Do chemists count atoms and molecules?
Of course, that would be a LOT of fun! We'd count atoms/molecules all day, losing track of time (and them), and having to start over a few thousand times!
No, I'm kidding. We let detector technology do that for us!
For example, a Faraday cup is one possible detector that can be placed at the end of a mass spectrometer to count charged particles (such as ions) that collide with it.
The basic process then is:
- Load the sample.
- Hit it with an ionization source. Some examples are electron beams, ESI, or MALDI. This has to occur, for the Faraday cup to be able to count ions.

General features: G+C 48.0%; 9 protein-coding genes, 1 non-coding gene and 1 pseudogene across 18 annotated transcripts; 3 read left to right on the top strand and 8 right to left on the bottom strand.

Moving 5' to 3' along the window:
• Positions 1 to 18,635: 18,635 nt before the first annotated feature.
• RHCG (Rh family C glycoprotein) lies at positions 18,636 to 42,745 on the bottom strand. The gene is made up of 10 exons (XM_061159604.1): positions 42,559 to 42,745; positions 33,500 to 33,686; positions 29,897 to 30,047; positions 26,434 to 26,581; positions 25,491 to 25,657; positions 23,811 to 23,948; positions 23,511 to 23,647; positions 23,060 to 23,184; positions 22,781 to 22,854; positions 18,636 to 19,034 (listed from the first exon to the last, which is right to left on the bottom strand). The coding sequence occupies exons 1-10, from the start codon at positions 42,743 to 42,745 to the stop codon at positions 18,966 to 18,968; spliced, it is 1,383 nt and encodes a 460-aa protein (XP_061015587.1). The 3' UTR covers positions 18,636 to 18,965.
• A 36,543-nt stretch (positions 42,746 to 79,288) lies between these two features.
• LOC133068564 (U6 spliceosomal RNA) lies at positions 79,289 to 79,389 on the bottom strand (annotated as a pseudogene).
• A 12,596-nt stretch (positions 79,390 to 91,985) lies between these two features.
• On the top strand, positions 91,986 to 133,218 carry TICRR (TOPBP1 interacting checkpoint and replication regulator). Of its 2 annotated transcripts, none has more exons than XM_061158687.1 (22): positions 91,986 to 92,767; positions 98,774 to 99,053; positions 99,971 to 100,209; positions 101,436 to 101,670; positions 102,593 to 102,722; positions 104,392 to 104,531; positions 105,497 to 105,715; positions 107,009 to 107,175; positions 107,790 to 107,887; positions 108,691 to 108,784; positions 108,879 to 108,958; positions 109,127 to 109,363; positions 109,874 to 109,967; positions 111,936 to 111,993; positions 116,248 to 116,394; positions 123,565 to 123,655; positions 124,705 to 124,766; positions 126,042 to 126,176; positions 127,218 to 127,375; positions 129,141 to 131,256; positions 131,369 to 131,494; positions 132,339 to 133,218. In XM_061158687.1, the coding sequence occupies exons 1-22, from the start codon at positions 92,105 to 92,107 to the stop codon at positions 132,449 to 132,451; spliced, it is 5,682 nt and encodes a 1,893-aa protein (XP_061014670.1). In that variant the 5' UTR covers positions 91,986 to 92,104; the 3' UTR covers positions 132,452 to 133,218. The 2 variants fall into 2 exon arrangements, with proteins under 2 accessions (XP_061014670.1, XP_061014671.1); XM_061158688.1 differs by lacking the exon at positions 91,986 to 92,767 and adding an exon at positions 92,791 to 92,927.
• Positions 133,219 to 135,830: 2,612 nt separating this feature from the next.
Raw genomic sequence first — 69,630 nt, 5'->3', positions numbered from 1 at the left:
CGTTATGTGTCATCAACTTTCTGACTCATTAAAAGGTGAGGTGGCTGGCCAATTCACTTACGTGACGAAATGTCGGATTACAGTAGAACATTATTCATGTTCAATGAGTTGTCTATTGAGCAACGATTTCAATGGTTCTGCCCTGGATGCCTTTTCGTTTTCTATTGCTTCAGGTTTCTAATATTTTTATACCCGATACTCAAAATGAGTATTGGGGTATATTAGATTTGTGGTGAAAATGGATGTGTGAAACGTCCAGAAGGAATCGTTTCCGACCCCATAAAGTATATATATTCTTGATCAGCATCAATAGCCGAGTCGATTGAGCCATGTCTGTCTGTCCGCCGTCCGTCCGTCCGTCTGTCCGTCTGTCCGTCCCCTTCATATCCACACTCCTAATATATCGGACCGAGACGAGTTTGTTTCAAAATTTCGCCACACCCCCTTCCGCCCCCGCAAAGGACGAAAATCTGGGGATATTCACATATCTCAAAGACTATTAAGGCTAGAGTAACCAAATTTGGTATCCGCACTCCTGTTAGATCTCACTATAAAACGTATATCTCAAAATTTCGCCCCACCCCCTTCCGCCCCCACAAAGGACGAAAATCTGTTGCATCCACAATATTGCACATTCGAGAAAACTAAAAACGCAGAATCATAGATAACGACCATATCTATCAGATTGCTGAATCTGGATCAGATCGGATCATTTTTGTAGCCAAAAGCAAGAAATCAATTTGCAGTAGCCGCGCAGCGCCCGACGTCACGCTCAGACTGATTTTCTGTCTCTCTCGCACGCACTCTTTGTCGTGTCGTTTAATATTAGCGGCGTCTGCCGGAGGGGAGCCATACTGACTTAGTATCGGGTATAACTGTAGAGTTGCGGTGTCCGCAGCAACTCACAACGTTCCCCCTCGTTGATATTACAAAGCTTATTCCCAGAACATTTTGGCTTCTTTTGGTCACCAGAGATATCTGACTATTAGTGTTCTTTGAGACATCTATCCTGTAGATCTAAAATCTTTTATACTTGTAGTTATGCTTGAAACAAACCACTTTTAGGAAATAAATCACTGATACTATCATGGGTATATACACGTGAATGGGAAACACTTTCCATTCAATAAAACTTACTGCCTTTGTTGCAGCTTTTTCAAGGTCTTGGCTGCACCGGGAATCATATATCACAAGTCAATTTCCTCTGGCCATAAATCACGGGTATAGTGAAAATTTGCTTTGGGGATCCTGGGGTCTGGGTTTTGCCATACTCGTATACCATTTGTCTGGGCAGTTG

(depicted is a simplified MALDI setup)
- Make it go through some analysis process. Fragmentation, perhaps, like in all mass spectrometry? Maybe you'll have a filtering process to choose the kinds of ions you want.
(depicted is a quadrupole filter)
- Send the ions at the detector to generate a count signal.
- Amplify the signal if necessary (such as some sort of operational amplifier), and then convert it into a spectrum able to be read by people. This converter is called a transducer.
(In fact, it's common in mass spectroscopy to have a detector count ions, send the signal to a transducer, which returns a mass spectrum of ion abundances.)